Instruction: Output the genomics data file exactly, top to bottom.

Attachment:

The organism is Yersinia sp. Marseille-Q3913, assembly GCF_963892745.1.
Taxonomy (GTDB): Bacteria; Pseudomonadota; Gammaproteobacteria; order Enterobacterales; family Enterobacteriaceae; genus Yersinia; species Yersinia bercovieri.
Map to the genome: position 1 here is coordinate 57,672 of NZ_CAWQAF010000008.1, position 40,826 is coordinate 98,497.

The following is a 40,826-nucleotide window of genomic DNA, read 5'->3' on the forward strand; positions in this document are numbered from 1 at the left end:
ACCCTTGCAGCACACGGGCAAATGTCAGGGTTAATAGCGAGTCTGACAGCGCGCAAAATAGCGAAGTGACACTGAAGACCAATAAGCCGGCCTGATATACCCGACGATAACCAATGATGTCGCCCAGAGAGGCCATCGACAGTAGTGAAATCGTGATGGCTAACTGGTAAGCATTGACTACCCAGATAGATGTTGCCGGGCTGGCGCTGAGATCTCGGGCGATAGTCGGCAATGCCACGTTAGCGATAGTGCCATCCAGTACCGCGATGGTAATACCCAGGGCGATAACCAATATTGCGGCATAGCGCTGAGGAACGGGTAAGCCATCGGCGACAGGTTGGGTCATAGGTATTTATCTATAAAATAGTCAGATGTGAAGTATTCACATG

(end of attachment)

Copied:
The organism is Yersinia sp. Marseille-Q3913, assembly GCF_963892745.1.
Taxonomy (GTDB): Bacteria; Pseudomonadota; Gammaproteobacteria; order Enterobacterales; family Enterobacteriaceae; genus Yersinia; species Yersinia bercovieri.
Map to the genome: position 1 here is coordinate 57,672 of NZ_CAWQAF010000008.1, position 40,826 is coordinate 98,497.

The following is a 40,826-nucleotide window of genomic DNA, read 5'->3' on the forward strand; positions in this document are numbered from 1 at the left end:
ACCCTTGCAGCACACGGGCAAATGTCAGGGTTAATAGCGAGTCTGACAGCGCGCAAAATAGCGAAGTGACACTGAAGACCAATAAGCCGGCCTGATATACCCGACGATAACCAATGATGTCGCCCAGAGAGGCCATCGACAGTAGTGAAATCGTGATGGCTAACTGGTAAGCATTGACTACCCAGATAGATGTTGCCGGGCTGGCGCTGAGATCTCGGGCGATAGTCGGCAATGCCACGTTAGCGATAGTGCCATCCAGTACCGCGATGGTAATACCCAGGGCGATAACCAATATTGCGGCATAGCGCTGAGGAACGGGTAAGCCATCGGCGACAGGTTGGGTCATAGGTATTTATCTATAAAATAGTCAGATGTGAAGTATTCACATG